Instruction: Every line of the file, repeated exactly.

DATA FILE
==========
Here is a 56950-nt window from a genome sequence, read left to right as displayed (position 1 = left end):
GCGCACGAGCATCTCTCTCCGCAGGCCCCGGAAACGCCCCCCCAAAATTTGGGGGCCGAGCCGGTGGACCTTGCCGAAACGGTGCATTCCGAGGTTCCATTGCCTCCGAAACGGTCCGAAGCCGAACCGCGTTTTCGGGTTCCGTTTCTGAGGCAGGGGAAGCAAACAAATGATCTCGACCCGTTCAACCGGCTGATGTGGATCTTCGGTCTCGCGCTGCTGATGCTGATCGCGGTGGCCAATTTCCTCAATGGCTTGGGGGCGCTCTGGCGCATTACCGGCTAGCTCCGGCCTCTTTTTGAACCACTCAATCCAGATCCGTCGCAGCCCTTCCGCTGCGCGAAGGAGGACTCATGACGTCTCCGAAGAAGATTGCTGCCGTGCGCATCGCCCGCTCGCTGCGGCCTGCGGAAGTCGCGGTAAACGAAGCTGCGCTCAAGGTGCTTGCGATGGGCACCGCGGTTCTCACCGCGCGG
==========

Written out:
Here is a 56950-nt window from a genome sequence, read left to right as displayed (position 1 = left end):
GCGCACGAGCATCTCTCTCCGCAGGCCCCGGAAACGCCCCCCCAAAATTTGGGGGCCGAGCCGGTGGACCTTGCCGAAACGGTGCATTCCGAGGTTCCATTGCCTCCGAAACGGTCCGAAGCCGAACCGCGTTTTCGGGTTCCGTTTCTGAGGCAGGGGAAGCAAACAAATGATCTCGACCCGTTCAACCGGCTGATGTGGATCTTCGGTCTCGCGCTGCTGATGCTGATCGCGGTGGCCAATTTCCTCAATGGCTTGGGGGCGCTCTGGCGCATTACCGGCTAGCTCCGGCCTCTTTTTGAACCACTCAATCCAGATCCGTCGCAGCCCTTCCGCTGCGCGAAGGAGGACTCATGACGTCTCCGAAGAAGATTGCTGCCGTGCGCATCGCCCGCTCGCTGCGGCCTGCGGAAGTCGCGGTAAACGAAGCTGCGCTCAAGGTGCTTGCGATGGGCACCGCGGTTCTCACCGCGCGG